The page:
Did they want an issue by issue breakdown like this or just a summary of each issue? Because for a summary even this would probably be too much.
Although I haven't had something published by the big boys yet, I have written up the docs necessary for my sub to Image... So had the cover letter, 1 page synopsis, script summery and script for #1. And it was a 4 issue mini-series, so it can be done...
And as for your sub - I'm with Danger_Slater and I'd err on the side of brevity - so 1 to 2 pages for the synopsis. Anything more & the subs editor's eyes just glaze over...
And as he suggested - post your breakdowns here if you want? Scalpels ready!
Thanks for the advice and info chaps. Danger - you're edit of my breakdown works really well. Cutting down the syntax is probably the best idea. This is a 7 issue story arc so getting it on to 2 pages may be tricky, though perhaps not impossible! The issue by issue breakdown is a request of Dark Horse specifically, but I figured I'd complete it and use it for more general submissions unless they state otherwise. I shall continue to work on this over the coming days and take advantage of your help if that's cool. Once again, cheers fellas.
I don't think getting 7 issues into 2 pages is tough if you're willing to be brief. For example you could summarize the first issue as follows;
One hundred fifty years ago three settlers from an American frontier town kill a strange monster plaguing their village, despite dire predictions of the curse it would bring upon their kin. And in the present day one of those descendants, Jake, muddles through life, working at a record store in Seattle, WA. After a female patron sends him into a fit of rage she dies in a car accident, one which Jake is certain he 'willed' to occur. As Jake realizes the terrible potential of this power a shadowy figure is watching and reporting back to unseen forces.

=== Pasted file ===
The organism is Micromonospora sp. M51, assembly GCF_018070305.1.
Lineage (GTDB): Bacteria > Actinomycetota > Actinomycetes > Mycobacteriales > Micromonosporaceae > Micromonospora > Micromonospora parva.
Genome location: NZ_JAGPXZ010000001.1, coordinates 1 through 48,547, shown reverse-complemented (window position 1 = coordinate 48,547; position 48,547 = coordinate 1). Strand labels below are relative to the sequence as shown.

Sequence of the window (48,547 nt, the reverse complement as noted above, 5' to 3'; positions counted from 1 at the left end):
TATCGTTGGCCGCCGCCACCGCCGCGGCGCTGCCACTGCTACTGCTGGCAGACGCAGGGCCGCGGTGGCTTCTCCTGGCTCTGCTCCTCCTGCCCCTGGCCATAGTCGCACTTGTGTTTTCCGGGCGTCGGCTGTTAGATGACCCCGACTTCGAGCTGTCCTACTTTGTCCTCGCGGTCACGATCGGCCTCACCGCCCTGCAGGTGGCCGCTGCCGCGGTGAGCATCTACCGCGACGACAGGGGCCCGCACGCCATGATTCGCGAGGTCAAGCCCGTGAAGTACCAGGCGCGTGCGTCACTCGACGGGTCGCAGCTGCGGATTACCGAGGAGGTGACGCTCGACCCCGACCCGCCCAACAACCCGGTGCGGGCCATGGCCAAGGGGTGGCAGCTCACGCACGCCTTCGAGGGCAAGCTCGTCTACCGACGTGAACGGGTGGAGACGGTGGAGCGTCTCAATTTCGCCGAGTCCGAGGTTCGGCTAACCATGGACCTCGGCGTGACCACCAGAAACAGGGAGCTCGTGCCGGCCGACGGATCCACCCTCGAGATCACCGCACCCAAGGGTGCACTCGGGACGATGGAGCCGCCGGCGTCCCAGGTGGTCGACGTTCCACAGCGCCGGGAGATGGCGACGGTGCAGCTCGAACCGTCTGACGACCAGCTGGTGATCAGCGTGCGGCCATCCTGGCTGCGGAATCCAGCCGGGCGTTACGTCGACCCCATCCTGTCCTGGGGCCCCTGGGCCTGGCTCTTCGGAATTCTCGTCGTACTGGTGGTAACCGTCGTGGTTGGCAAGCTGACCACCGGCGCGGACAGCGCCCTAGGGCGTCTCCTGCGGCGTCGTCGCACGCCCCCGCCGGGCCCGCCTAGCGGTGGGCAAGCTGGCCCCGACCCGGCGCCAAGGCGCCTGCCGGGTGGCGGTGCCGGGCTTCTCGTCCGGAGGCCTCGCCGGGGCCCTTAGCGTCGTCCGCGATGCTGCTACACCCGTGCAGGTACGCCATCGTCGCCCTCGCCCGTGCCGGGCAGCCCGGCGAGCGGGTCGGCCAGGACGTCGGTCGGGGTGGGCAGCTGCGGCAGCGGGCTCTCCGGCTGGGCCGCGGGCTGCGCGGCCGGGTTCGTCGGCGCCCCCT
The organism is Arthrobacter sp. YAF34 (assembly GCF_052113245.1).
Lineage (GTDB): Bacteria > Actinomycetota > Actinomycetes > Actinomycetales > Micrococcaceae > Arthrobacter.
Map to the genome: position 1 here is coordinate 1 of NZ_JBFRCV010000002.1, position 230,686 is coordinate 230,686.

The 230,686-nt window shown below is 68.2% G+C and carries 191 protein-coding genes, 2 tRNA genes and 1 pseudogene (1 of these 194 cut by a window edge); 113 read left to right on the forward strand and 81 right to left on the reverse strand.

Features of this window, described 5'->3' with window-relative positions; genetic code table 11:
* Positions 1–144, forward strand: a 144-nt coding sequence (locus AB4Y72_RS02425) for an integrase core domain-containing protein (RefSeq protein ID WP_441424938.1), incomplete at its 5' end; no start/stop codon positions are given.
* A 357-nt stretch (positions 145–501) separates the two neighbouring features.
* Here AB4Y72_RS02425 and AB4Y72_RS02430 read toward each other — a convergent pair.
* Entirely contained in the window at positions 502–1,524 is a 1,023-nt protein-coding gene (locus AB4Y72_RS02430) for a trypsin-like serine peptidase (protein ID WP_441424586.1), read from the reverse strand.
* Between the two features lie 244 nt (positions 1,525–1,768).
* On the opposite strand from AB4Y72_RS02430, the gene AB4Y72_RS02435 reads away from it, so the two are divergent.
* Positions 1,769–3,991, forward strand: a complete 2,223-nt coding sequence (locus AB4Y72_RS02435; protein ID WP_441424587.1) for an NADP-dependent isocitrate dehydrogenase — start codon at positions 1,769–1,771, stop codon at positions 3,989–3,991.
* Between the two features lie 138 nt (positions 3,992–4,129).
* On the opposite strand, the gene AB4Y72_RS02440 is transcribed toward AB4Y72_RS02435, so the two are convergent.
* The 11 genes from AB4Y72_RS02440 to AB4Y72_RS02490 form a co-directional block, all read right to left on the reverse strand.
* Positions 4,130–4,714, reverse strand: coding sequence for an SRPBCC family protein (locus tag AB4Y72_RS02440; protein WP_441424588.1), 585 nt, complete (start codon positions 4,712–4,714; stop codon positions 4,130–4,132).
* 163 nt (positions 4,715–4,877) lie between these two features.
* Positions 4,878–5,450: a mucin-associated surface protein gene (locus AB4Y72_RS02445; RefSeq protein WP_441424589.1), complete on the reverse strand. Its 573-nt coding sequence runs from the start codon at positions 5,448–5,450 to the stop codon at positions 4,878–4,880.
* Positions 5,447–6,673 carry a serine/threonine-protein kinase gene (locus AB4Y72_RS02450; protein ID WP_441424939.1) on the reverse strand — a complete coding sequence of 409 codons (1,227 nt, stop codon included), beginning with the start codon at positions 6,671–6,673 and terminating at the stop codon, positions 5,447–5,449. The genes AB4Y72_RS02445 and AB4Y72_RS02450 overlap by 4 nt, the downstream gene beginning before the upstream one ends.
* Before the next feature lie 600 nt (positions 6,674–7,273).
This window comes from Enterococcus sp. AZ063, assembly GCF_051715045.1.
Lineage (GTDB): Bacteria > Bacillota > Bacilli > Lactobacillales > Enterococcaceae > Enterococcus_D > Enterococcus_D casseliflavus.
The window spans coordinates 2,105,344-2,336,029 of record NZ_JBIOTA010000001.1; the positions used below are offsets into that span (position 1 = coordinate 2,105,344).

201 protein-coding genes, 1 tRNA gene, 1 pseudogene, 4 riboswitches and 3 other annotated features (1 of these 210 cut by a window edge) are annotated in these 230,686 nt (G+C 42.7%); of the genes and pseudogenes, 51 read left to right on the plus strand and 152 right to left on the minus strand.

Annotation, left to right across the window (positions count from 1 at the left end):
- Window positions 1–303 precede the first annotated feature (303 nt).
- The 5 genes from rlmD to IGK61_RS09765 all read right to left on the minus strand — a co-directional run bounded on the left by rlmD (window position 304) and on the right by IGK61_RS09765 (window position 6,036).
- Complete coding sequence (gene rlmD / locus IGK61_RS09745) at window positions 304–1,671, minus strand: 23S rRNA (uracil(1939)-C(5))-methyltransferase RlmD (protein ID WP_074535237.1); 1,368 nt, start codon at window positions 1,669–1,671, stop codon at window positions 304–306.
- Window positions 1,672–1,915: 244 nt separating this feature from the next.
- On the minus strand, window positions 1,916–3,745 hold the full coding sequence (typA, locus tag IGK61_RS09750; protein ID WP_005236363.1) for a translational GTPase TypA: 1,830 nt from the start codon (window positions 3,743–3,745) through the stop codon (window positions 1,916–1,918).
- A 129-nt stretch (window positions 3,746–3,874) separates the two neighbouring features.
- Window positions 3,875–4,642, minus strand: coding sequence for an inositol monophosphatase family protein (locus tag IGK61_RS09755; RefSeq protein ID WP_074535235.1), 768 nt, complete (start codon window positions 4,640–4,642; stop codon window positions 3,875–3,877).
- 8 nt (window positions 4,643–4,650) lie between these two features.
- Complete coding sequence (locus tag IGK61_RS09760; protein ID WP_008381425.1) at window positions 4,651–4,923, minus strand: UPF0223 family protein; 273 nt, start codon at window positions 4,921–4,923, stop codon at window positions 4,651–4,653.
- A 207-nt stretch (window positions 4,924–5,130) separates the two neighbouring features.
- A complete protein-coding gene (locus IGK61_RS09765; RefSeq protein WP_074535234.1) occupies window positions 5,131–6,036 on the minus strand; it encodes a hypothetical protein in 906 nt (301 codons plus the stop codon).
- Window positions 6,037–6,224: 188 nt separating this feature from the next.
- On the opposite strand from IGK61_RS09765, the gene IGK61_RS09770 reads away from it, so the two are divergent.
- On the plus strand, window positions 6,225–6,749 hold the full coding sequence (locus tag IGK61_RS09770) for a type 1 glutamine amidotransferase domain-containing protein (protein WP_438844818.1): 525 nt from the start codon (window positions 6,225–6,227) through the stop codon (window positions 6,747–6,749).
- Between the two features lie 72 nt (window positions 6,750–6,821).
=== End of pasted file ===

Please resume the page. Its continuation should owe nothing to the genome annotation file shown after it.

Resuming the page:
That's like four sentences. One short, concise paragraph. String seven of those together and you should be well within two pages. The trick is to know which information is important and which can be omitted. For example, I cut the bit about the midwife becoming a husk because it was hard to picture and seemed extraneous. Only you as the writer know where that is going but if you don't absolutely need stuff like that, I'd cut it.
Sounds like an interesting story, best of luck with submissions!
Thanks a lot Shaun, that's a brilliant way of putting it. What I posted is only half the first issue but the way you've gone about it makes complete sense. Again, many thanks.
I think the difficulty comes from having to cut things that are really cool, and that you know readers will like... but possibly unnecessary to the story. Now, I've never written one of these out, but it seems like the general idea is to find the middle ground between writing a back of the book(or inner book sleeve) synopsis and the story itself.
I'll be keeping a close eye on this thread, thanks to all involved! haha.